Netflix Eyes Offbeat TV Programming4 Oct, 2011 By: Erik Gruenwedel
CCO Ted Sarandos explains why streaming service captures member attention by licensing offbeat serialized dramas ignored by pay-TV competitors such as HBO, Showtime and Starz
Netflix is rolling out under-the-radar original third-party serialized television programs in an effort to upgrade its streaming portfolio and avoid costly bidding wars for license rights with entrenched pay-TV channels.
The Los Gatos, Calif.-based streaming service soon will offer episodes of “Lilyhammer,” about a former New York mobster who goes to Lillehammer, Norway, as part of a federal witness protection program. The Norwegian production stars Steven Van Zandt (“The Sopranos”). Another exclusive is “Borgia: Faith and Fear,” a French/German serialized drama that recounts the Borgia family’s rise to power and domination of the Vatican during the Renaissance.
As Netflix expands its streaming service internationally, its quest for higher quality serialized TV programming has put its subscription-based video on demand platform at odds with content holders despite a decline of the TV DVD and syndication markets.
In a Q&A session at MIPCOM in Cannes, France, Netflix CCO Ted Serandos said the typical audience for one-hour serialized TV programming is pay-TV channels such as HBO, Showtime and Starz — platforms he said that are least likely to license content to Netflix due to competing business models.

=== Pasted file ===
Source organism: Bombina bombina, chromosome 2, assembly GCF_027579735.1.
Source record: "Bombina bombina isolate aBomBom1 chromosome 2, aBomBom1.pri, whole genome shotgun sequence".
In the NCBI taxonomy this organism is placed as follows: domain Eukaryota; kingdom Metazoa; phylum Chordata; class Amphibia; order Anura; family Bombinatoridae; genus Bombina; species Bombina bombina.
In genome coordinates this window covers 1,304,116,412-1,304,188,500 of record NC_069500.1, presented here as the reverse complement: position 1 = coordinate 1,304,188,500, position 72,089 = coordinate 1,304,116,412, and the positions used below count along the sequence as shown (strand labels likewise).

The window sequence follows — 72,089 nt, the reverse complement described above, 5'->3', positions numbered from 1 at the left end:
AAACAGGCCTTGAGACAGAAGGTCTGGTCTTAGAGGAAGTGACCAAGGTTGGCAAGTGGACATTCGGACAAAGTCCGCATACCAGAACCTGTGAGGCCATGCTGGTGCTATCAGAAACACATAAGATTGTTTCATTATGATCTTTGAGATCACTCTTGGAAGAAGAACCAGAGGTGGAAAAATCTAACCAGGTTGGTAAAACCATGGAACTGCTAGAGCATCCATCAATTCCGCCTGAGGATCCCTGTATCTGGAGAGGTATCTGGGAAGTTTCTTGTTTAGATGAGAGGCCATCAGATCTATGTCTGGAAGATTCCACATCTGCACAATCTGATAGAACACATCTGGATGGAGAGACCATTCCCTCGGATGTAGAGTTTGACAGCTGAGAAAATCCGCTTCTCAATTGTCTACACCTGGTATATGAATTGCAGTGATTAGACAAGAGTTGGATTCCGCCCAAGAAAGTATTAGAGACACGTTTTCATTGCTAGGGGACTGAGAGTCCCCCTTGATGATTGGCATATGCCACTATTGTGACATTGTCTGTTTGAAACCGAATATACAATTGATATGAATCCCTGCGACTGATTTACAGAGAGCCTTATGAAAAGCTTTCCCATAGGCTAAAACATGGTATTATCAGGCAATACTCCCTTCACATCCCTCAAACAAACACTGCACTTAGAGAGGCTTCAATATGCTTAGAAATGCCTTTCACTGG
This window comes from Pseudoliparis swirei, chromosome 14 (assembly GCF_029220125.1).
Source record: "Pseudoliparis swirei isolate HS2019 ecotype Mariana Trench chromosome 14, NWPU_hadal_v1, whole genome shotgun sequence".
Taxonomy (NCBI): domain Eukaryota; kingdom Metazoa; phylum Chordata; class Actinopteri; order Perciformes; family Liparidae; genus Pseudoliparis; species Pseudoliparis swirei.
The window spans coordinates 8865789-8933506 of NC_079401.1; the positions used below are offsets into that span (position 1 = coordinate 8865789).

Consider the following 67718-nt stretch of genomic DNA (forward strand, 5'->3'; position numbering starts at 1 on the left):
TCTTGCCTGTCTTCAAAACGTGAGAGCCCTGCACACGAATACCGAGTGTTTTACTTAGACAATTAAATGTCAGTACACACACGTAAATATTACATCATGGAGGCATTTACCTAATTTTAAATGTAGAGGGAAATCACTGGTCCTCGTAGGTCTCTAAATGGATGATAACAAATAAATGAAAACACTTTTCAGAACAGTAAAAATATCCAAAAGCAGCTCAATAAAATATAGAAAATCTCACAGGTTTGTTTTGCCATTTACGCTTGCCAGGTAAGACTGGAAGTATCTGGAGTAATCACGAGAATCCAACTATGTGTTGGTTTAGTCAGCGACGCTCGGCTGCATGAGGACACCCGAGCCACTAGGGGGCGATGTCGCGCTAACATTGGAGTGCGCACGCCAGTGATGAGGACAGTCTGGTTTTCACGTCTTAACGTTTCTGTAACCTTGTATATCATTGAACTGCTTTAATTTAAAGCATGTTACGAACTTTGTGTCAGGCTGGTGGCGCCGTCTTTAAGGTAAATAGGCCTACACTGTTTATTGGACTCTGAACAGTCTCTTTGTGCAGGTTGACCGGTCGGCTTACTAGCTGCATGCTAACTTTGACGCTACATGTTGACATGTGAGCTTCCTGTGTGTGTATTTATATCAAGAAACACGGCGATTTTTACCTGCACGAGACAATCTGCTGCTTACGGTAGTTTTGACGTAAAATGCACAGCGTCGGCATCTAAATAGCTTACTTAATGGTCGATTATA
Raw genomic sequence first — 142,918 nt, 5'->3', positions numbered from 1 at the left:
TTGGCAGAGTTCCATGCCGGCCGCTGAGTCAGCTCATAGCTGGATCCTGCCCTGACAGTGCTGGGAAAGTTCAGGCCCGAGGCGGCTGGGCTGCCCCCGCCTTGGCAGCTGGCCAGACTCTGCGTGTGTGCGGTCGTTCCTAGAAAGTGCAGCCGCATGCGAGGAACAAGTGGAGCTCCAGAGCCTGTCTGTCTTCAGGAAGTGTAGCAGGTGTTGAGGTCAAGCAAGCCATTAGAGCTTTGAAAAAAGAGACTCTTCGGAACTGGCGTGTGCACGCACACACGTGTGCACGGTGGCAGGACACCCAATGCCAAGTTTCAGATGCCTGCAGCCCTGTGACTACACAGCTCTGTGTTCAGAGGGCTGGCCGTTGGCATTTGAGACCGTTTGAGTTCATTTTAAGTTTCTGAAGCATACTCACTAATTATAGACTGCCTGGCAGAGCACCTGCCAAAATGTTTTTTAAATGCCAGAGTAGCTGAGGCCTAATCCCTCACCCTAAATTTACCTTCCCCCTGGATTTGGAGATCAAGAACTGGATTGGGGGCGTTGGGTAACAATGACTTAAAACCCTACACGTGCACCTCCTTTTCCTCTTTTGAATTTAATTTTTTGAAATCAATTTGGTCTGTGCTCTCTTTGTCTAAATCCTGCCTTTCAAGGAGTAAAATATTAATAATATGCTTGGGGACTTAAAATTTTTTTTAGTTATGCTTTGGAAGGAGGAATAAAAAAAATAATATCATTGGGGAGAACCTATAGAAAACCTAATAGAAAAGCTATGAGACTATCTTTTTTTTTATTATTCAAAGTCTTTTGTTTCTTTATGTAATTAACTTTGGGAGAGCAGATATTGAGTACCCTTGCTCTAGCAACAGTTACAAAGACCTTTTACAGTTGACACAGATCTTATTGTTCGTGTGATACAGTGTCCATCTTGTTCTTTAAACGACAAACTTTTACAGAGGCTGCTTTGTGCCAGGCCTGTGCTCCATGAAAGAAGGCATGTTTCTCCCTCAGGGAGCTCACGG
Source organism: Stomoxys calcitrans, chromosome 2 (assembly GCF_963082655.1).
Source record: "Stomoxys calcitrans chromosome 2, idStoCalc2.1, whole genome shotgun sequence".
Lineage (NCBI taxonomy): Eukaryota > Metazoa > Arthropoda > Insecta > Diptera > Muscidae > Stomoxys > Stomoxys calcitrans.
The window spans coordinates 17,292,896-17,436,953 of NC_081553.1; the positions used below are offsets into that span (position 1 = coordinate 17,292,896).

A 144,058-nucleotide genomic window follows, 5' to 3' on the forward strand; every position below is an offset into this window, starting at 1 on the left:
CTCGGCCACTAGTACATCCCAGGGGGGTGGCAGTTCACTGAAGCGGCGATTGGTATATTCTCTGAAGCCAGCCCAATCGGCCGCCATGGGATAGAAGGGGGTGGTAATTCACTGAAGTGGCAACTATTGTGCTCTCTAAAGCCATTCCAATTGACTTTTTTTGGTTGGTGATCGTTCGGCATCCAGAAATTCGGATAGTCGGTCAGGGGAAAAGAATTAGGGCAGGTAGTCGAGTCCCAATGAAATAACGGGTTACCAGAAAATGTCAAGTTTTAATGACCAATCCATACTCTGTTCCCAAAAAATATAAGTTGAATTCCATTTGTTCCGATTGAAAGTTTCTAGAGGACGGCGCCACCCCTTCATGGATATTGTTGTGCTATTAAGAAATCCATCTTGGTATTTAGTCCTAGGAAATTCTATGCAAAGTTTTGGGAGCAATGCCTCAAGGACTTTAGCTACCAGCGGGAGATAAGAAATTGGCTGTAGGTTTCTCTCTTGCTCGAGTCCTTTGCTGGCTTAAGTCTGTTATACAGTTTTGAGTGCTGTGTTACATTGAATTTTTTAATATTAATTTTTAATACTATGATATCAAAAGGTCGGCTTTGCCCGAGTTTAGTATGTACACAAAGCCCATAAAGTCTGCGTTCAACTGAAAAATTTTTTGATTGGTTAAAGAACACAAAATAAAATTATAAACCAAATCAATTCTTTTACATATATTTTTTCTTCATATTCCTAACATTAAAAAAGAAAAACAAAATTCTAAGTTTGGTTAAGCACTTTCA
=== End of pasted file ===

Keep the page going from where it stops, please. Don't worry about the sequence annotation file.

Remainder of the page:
Sarandos said programs such as “Lilyhammer,” “Borgia: Faith and Fear,” and forthcoming “House of Cards” allows Netflix to compete for pay-TV channel viewers with original programming.
“The ability to zero in on people’s tastes [allows you to] overcome a lot of the preconceived prejudice around content that [is subtitled and not in English],” Sarandos said, adding that local and regional content can sometimes outdraw Hollywood fare.
“Hollywood to the world is a big business,” he said. “The world to the world is a bigger business.”
The CCO said he would have preferred not having an exclusive deal with DreamWorks Animation for future (and catalog) titles released in the pay-TV window beginning in 2013.
“My preference would be that we could re-craft these business models and share the windows a little bit more effectively,” Sarandos said, adding that he felt that consumers value license exclusivity less than distributors. He said exclusive pay-TV license agreements in the United States can run upwards of nine years and encumber other studios from producing innovative programming.
He said Netflix is challenged somewhat trying promote particular programming since its brand is known for being program-agnostic and focusing instead on optimizing user personalization when it comes entertainment. Netflix had a lot of success with the Starz series “Spartacus: Blood and Sand” since it was able to direct interested viewers to the program via its recommendation software, he noted.
“People don’t sit around the dinner table discussing how a movie was distributed,” Sarandos said. “They talk about whether they loved it or not. We think we can use the same [user] algorithms to launch a [TV] show very rapidly and put it into the hands of the people who will love it most. It is kind of the opposite of launching a [theatrical] movie.”